I only took you half way round the front garden in the earlier post, there is so much going on in it, and as my posts always have a tendency to be lengthy anyway, I took pity on you all! We pick up the tour in the back right corner as you face the house, which is dominated by a pampass grass.
Not my favourite area – to complete the 70’s vibe, the pampass grass is accompanied by a pieris, a rhododendron, an azalea and yet another (very pink) hydrangea. It’s all rather dated, very messy, and not terribly healthy.
The rhododendron has succumbed to a hefty bout of powdery mildew, and the little evergreen behind it is badly chlorotic. Given how congested these plants are, it might be that just taking out one or two would solve some of this.
There is a huge gap immediately to the right of this area, and a lot of space behind too. This part of the garden backs on to the playing fields, and that part of the playing fields is actually a group of willows and a couple of hawthorn, with lots of cow parsley. I’d quite like this back corner of the front garden (!) to echo this by having a woodland theme, perhaps moving the lacecap hydrangea over, adding my smoke bush, maybe planting some native hedging plants behind. Shoot me now, because I even caught myself thinking that the pieris looked quite pretty when I looked back at the photo I took of that area back in May…
It’s a shame that the bluebells are the invasive Spannish invaders rather than the natives, but that could be solved, once I see what other bulbs pop up here in Spring. What is amusing is how much the soil PH varies within a very small area. It goes from very acidic to neutral within a foot, which makes me thing that the soil has been locally amended to accommodate the acid lovers. Since this isn’t something I will be happy to do, they may not survive, only time will tell.
The one thing I was certain of was that I was going to be digging the pampass grass out. I have seen it used effectively, but only in really big borders where it has space to do it’s thing and is surrounded by plants that complement it. Neither of which apply here, where it also forms a trip hazard as you walk round the house. Then I was disturbed by the sound of lots of wings beating just outside my bedroom window, and opened the curtains to see that the whole plant was being mobbed by sparrows! I counted over 20, fluttering around in silence, chomping away at the seed heads. It was really windy, so this is the best I could do on the photography front:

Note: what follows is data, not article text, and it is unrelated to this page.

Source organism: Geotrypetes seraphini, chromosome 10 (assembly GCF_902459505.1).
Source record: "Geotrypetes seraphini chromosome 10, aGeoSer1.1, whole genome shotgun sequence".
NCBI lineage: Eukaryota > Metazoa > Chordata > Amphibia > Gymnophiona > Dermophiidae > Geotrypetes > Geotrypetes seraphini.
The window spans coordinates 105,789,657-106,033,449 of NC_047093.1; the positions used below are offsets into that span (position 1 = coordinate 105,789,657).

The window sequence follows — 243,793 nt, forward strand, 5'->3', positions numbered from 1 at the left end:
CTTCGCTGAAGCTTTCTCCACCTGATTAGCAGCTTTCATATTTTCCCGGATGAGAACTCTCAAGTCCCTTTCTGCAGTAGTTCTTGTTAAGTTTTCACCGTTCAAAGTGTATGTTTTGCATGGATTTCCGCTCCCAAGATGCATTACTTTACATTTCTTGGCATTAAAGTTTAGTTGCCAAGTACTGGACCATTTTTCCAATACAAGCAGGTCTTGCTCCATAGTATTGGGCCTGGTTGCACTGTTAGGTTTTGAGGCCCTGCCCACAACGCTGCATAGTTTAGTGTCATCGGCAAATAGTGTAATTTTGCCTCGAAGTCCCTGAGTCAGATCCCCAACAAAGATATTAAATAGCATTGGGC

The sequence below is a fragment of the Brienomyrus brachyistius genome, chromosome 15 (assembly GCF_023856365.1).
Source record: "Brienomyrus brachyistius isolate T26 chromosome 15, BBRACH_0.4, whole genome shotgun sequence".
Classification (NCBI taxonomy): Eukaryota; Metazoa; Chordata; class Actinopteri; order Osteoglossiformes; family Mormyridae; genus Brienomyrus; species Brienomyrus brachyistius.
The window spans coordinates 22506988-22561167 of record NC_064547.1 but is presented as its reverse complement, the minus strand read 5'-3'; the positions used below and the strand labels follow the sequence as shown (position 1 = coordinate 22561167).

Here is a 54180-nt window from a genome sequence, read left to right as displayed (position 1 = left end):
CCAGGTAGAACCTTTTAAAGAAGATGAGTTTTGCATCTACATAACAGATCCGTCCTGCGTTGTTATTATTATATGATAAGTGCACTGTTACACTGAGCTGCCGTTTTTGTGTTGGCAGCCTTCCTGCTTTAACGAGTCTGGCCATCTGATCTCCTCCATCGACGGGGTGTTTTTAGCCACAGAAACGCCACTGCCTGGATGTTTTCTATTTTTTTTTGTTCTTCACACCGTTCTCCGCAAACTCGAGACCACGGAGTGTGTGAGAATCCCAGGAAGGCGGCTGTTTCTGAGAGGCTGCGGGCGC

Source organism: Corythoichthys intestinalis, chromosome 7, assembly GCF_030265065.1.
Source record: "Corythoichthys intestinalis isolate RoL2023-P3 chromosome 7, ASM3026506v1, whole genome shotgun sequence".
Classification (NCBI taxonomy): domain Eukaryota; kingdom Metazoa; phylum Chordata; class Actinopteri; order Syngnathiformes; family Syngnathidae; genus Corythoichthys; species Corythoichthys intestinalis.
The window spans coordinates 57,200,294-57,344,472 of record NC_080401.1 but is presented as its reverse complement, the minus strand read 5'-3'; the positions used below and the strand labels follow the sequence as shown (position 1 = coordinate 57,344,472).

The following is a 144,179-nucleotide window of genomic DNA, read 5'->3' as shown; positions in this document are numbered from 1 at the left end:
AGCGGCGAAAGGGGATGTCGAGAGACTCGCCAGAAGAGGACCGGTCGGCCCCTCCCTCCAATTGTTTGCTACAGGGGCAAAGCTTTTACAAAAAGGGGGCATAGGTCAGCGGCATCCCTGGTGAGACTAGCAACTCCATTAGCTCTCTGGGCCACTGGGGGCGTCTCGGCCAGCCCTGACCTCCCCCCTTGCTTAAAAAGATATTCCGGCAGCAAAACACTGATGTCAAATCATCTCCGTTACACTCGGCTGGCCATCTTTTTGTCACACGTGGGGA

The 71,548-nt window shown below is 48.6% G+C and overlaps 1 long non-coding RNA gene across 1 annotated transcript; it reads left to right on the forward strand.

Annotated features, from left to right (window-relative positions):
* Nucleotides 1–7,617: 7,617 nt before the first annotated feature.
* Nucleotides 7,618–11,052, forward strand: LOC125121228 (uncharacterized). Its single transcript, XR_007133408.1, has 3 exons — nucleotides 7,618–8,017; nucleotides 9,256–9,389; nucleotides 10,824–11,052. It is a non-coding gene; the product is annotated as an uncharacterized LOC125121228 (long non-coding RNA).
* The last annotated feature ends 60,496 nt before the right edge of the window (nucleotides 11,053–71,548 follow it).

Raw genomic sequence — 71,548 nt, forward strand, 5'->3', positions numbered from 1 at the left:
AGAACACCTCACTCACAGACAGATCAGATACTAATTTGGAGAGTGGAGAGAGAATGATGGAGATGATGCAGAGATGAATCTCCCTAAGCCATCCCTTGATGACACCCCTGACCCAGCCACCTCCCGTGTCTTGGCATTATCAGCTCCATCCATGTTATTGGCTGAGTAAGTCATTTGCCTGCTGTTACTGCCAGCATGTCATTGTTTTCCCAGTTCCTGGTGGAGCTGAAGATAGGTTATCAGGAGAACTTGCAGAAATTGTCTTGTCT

So the pampass grass stays until the Spring…
The rest of the border that runs along the fence is, quite frankly, a mess. Leaving aside the fence itself, which is a vile colour, it is choked with weeds and full of the stumps of plants that have been chainsawed off.
I was excited to see a dark green holly poking up amongst the weeds, until I saw that it is actually a reverted shoot from a virulently yellow variegated form. I am hoping that by cutting off everything apart from the dark green shoots I will get myself a dark green holly for my woodland area!
There are three identical plants with rather pretty contorted stems, that look for all the world like Salix babylonica ‘Tortuosa’, Twisted Willow. It is recommended that you don’t plant even this comparatively small willow close to a house, though I am hoping that, if I prune them/it (not sure I need 3…) hard every Spring it will be OK. Particularly since we already have half a dozen large willows within a meter of the house growing in the park!
It does leave me with something of a dilemma though. Do I keep all three? If so, they will be seen to best effect if I paint the fence a pale colour, perhaps a cream, so that the stems stand out against it in winter, an effect that will be lost if the fence is also planted with lots of climbers, which is my natural instinct. Another thing to ponder, but in the mean time I can at least do some weeding.
I also need to get to grips with the roses. I am a complete ignoramus when it comes to roses, never having grown them before. There appear to be two ramblers on the fence, one deep pink the other paler, neither apparently strongly scented, which is a shame.